Lyme disease can be one of the easiest — and most difficult — diagnoses to make. There is much information and confusion about the diagnosis and the treatment, so it’s best for parents to learn as much as they can about the disease.
Lyme disease is a tick-borne disease that is transmitted when a mammal is bitten by an infected tick. The disease is named after the town of Lyme, CT, where it was first diagnosed about 30 years ago.
In our area, deer ticks can harbor and transmit the disease. While young ticks prefer to attach to small animals like mice, adult ticks like larger mammals like deer, hence, the name. Both young and adult ticks can transmit Lyme disease to humans. The more deer around the area, the more deer ticks there are, which leads to more Lyme disease. This is why there is very little Lyme disease on Staten Island — so far.
If you or your child are bitten by an infected tick, don’t worry, a bite results in Lyme disease less than one percent of the time. However, it is best to immediately remove the tick, since it needs to remain attached for at least 36 to 48 hours for transmission to occur. If you or your child are infected, the early signs and symptoms may be the classic red, expanding rash that looks like a bull’s eye and flu-like symptoms — fatigue, chills, fever, headache, muscle and joint aches, and swollen glands. This usually occurs about a week after the bite, but can occur from three to 30 days after.
If left untreated, the infection may spread and cause what is called early disseminated infection. Signs and symptoms may include a bull’s eye rash in other parts of the body, facial palsy or Bell’s palsy (paralysis of facial nerves), joint pain and swelling, muscle pain, heart problems, and even meningitis.
If still not treated after months, the late persistent stage may begin — which can lead to severe arthritis, as well as chronic neurological symptoms that can include numbness and tingling of hands and feet, and even inflammation of the brain.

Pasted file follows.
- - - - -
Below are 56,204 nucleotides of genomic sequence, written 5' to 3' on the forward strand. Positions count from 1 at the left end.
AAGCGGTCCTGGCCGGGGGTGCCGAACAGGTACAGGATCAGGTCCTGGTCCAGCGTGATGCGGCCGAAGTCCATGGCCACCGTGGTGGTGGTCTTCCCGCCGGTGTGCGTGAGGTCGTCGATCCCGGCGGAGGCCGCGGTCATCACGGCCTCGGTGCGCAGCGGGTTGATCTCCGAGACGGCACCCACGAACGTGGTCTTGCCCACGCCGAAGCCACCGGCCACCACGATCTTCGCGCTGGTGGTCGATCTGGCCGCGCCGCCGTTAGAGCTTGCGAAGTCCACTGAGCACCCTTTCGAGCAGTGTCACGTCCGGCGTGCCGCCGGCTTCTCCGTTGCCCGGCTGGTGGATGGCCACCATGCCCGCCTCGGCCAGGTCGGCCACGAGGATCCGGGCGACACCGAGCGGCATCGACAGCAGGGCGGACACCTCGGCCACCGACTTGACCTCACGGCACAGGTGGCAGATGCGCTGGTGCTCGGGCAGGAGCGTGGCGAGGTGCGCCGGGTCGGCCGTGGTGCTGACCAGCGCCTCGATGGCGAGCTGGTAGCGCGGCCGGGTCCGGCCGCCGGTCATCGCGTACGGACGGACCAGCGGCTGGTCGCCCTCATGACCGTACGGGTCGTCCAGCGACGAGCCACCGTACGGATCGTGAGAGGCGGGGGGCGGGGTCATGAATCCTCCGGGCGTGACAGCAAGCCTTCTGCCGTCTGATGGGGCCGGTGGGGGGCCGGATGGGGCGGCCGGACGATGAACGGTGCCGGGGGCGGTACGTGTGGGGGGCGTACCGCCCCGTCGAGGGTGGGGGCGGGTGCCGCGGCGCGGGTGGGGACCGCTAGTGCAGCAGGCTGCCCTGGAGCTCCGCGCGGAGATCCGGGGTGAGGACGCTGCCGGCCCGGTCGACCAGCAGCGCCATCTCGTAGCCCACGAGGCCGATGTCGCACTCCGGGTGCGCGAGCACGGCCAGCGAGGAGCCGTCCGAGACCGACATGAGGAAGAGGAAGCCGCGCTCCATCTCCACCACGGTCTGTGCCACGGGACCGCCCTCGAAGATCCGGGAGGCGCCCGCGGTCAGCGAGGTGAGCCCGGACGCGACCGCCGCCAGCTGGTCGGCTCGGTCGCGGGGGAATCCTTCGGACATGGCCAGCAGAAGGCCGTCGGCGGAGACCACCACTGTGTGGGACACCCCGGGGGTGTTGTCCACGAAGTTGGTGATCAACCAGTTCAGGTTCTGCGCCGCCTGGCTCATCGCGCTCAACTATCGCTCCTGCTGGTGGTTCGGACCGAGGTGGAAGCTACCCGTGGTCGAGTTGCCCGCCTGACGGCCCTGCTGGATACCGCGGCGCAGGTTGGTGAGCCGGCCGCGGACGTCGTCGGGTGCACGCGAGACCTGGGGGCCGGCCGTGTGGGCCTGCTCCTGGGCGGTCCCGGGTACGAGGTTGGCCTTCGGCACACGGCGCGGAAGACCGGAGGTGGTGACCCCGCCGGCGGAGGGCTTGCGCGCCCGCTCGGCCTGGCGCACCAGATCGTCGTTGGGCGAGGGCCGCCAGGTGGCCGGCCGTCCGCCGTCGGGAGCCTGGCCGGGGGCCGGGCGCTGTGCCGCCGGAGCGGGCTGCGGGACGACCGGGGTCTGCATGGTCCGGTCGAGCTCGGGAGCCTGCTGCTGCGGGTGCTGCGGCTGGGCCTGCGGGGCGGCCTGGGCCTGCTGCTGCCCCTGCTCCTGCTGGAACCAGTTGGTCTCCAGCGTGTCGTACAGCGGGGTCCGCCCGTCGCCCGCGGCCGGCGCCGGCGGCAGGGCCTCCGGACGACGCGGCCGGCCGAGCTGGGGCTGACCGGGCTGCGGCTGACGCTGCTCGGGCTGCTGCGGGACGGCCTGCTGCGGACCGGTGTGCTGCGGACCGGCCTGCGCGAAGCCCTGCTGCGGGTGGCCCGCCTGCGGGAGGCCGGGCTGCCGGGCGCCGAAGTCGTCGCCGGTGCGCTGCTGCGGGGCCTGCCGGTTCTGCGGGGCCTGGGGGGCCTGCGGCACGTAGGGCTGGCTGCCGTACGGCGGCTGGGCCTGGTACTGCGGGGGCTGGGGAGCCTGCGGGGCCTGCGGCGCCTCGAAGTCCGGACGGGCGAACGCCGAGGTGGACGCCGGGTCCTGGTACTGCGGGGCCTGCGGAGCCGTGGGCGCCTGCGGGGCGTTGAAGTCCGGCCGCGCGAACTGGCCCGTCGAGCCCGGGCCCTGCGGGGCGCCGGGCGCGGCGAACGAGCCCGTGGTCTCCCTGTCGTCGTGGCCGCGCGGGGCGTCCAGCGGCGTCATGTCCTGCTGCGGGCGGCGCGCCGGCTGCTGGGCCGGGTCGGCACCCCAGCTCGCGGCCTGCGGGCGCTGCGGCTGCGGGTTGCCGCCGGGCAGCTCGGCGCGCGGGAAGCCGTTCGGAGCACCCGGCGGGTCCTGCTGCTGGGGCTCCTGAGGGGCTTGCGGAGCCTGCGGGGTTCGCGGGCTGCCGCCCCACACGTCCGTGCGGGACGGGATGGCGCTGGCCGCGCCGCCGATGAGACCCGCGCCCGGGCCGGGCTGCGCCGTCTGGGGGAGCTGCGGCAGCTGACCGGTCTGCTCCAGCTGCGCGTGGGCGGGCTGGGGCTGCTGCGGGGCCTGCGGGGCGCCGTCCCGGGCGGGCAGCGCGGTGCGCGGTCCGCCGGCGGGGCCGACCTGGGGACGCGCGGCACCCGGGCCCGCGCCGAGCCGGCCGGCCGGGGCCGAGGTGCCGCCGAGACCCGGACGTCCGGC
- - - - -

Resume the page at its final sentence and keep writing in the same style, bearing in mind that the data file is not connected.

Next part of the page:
If the patient has the signs and symptoms of early Lyme disease, it can usually be diagnosed without the use of blood tests, and treatment is a 14- to 21-day course of oral antibiotics.
If things are not clear-cut, then blood tests are done. This is where much confusion lies. Because we all have similar non-disease-causing bacteria that live normally in and on our bodies, there is much cross reaction with the Lyme tests.
Therefore, a two-prong approach is taken. First, a screening test is performed. This test can have a large amount of false positive results, so if it is positive, a confirmatory test is done. However, even this is not always correct. The less disease that is prevalent, the less accurate the confirmatory test is. So, testing should not be done unless there is a history of a tick bite or some signs and symptoms of Lyme disease infection — otherwise, many people will be treated with antibiotics unnecessarily.
Another area of confusion is in the treatment of late or neurologic Lyme disease. A two- to four-week course of intravenous antibiotics may be necessary. There is NO evidence that longer periods of treatment are warranted.
Many studies show that “chronic” Lyme disease does not exist, but “post-traumatic Lyme disease syndrome” does. This syndrome is most likely due to damage done by the infection, as well as damage done by our own immune systems. It is not caused by persistent Lyme bacteria — therefore, extended courses of antibiotics are not helpful, and may actually be harmful. Patients with this syndrome get better with time — but it may take months to years.
To keep your family safe from Lyme disease, remember that, while most tick bites don’t cause Lyme disease, in the case of a bite, the tick should be removed immediately to prevent transmission. If you notice the early signs and symptoms of the disease, see a doctor for diagnosis and treatment.